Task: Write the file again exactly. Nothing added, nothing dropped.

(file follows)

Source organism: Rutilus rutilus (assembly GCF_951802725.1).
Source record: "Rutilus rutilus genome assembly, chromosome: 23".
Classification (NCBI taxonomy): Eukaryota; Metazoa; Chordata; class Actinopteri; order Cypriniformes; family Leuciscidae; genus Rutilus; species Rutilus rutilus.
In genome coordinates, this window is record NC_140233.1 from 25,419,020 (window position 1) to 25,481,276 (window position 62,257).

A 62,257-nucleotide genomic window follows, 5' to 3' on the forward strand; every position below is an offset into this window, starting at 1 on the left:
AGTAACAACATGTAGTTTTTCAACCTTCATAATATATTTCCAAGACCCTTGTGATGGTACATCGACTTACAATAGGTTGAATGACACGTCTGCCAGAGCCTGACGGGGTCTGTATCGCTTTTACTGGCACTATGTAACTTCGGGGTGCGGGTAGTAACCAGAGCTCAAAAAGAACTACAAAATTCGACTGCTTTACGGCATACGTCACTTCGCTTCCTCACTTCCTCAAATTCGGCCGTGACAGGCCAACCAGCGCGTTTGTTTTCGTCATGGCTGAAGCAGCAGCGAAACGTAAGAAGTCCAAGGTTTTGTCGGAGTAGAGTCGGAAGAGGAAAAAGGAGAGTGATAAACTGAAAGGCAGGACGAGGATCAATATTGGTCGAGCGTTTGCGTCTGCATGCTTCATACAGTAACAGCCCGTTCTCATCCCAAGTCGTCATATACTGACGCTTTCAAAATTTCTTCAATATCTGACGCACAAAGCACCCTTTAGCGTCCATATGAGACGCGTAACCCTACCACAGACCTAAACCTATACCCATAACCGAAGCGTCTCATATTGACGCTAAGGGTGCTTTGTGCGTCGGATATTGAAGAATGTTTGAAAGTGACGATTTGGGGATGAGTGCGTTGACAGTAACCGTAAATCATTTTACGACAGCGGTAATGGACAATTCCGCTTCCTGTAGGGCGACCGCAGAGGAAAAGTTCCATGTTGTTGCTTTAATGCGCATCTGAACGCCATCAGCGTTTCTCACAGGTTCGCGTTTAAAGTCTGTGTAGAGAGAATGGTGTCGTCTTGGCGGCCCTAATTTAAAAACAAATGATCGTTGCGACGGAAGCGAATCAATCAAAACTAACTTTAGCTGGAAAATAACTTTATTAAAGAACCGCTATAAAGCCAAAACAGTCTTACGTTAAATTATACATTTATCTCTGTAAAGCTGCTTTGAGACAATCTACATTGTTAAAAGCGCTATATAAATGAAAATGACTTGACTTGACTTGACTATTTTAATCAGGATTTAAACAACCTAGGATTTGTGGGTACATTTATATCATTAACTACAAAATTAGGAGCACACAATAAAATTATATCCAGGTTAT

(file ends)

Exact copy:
Source organism: Rutilus rutilus (assembly GCF_951802725.1).
Source record: "Rutilus rutilus genome assembly, chromosome: 23".
Classification (NCBI taxonomy): Eukaryota; Metazoa; Chordata; class Actinopteri; order Cypriniformes; family Leuciscidae; genus Rutilus; species Rutilus rutilus.
In genome coordinates, this window is record NC_140233.1 from 25,419,020 (window position 1) to 25,481,276 (window position 62,257).

A 62,257-nucleotide genomic window follows, 5' to 3' on the forward strand; every position below is an offset into this window, starting at 1 on the left:
AGTAACAACATGTAGTTTTTCAACCTTCATAATATATTTCCAAGACCCTTGTGATGGTACATCGACTTACAATAGGTTGAATGACACGTCTGCCAGAGCCTGACGGGGTCTGTATCGCTTTTACTGGCACTATGTAACTTCGGGGTGCGGGTAGTAACCAGAGCTCAAAAAGAACTACAAAATTCGACTGCTTTACGGCATACGTCACTTCGCTTCCTCACTTCCTCAAATTCGGCCGTGACAGGCCAACCAGCGCGTTTGTTTTCGTCATGGCTGAAGCAGCAGCGAAACGTAAGAAGTCCAAGGTTTTGTCGGAGTAGAGTCGGAAGAGGAAAAAGGAGAGTGATAAACTGAAAGGCAGGACGAGGATCAATATTGGTCGAGCGTTTGCGTCTGCATGCTTCATACAGTAACAGCCCGTTCTCATCCCAAGTCGTCATATACTGACGCTTTCAAAATTTCTTCAATATCTGACGCACAAAGCACCCTTTAGCGTCCATATGAGACGCGTAACCCTACCACAGACCTAAACCTATACCCATAACCGAAGCGTCTCATATTGACGCTAAGGGTGCTTTGTGCGTCGGATATTGAAGAATGTTTGAAAGTGACGATTTGGGGATGAGTGCGTTGACAGTAACCGTAAATCATTTTACGACAGCGGTAATGGACAATTCCGCTTCCTGTAGGGCGACCGCAGAGGAAAAGTTCCATGTTGTTGCTTTAATGCGCATCTGAACGCCATCAGCGTTTCTCACAGGTTCGCGTTTAAAGTCTGTGTAGAGAGAATGGTGTCGTCTTGGCGGCCCTAATTTAAAAACAAATGATCGTTGCGACGGAAGCGAATCAATCAAAACTAACTTTAGCTGGAAAATAACTTTATTAAAGAACCGCTATAAAGCCAAAACAGTCTTACGTTAAATTATACATTTATCTCTGTAAAGCTGCTTTGAGACAATCTACATTGTTAAAAGCGCTATATAAATGAAAATGACTTGACTTGACTTGACTATTTTAATCAGGATTTAAACAACCTAGGATTTGTGGGTACATTTATATCATTAACTACAAAATTAGGAGCACACAATAAAATTATATCCAGGTTAT